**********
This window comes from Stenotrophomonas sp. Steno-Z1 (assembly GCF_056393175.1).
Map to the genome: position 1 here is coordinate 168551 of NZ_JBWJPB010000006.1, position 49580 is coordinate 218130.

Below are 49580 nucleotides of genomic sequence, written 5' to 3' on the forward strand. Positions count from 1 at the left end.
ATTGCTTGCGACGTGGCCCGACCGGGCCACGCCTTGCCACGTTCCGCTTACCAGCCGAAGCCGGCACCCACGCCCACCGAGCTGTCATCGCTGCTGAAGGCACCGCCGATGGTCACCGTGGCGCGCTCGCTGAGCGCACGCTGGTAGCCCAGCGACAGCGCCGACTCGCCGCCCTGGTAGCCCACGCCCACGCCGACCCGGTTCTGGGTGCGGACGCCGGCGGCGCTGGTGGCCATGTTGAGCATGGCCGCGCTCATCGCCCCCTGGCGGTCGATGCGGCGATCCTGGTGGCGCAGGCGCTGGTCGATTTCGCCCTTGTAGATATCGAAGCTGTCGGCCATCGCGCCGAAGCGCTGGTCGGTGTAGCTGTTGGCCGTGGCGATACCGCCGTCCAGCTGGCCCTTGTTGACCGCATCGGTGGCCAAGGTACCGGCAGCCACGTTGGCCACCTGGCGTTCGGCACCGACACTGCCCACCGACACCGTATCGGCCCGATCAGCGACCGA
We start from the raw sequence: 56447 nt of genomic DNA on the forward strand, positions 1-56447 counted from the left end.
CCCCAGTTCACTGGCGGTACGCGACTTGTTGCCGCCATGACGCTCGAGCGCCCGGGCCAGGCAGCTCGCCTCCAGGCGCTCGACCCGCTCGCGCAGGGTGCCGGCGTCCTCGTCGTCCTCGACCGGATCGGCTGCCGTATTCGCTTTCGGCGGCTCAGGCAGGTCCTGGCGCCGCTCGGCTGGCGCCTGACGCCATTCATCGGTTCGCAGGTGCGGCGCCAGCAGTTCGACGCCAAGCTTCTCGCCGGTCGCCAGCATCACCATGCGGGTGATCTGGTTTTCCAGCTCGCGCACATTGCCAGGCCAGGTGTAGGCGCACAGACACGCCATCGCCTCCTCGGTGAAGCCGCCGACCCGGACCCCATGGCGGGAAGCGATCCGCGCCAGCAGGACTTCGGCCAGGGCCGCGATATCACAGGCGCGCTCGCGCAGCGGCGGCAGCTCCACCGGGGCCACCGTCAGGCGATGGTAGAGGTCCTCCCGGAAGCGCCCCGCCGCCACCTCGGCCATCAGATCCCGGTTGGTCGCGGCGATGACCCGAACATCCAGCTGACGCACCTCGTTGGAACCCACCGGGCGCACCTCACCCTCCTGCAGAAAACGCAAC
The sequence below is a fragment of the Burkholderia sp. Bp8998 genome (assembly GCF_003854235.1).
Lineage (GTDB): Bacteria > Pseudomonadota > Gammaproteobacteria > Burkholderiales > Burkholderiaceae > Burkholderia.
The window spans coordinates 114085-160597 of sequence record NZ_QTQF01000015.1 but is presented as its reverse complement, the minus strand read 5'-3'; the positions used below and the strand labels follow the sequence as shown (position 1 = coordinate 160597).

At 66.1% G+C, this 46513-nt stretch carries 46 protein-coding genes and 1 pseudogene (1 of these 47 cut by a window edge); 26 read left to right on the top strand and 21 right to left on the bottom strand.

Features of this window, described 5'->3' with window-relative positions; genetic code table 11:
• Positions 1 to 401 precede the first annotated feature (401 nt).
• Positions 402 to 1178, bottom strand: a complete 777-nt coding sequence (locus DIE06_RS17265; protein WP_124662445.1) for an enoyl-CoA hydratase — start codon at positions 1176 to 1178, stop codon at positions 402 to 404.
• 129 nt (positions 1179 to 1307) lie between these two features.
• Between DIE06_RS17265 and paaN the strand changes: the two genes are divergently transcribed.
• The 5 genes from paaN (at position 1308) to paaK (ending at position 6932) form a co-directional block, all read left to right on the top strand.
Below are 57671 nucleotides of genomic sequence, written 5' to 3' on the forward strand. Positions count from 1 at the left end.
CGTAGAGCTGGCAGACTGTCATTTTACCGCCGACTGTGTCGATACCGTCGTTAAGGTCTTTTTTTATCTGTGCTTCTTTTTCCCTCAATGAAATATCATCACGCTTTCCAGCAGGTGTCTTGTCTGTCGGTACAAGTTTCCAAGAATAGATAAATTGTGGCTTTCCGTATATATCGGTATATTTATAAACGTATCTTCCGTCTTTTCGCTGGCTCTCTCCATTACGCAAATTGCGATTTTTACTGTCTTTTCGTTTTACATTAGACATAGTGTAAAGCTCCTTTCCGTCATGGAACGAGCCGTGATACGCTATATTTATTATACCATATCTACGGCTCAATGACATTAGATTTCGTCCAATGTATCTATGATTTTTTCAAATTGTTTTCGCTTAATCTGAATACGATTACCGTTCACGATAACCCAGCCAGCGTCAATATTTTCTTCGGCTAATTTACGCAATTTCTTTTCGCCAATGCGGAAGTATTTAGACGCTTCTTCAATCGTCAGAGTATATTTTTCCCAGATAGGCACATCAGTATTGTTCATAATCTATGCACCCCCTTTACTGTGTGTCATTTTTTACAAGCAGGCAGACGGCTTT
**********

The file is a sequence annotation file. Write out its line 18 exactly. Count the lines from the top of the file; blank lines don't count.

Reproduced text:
CGTAGAGCTGGCAGACTGTCATTTTACCGCCGACTGTGTCGATACCGTCGTTAAGGTCTTTTTTTATCTGTGCTTCTTTTTCCCTCAATGAAATATCATCACGCTTTCCAGCAGGTGTCTTGTCTGTCGGTACAAGTTTCCAAGAATAGATAAATTGTGGCTTTCCGTATATATCGGTATATTTATAAACGTATCTTCCGTCTTTTCGCTGGCTCTCTCCATTACGCAAATTGCGATTTTTACTGTCTTTTCGTTTTACATTAGACATAGTGTAAAGCTCCTTTCCGTCATGGAACGAGCCGTGATACGCTATATTTATTATACCATATCTACGGCTCAATGACATTAGATTTCGTCCAATGTATCTATGATTTTTTCAAATTGTTTTCGCTTAATCTGAATACGATTACCGTTCACGATAACCCAGCCAGCGTCAATATTTTCTTCGGCTAATTTACGCAATTTCTTTTCGCCAATGCGGAAGTATTTAGACGCTTCTTCAATCGTCAGAGTATATTTTTCCCAGATAGGCACATCAGTATTGTTCATAATCTATGCACCCCCTTTACTGTGTGTCATTTTTTACAAGCAGGCAGACGGCTTT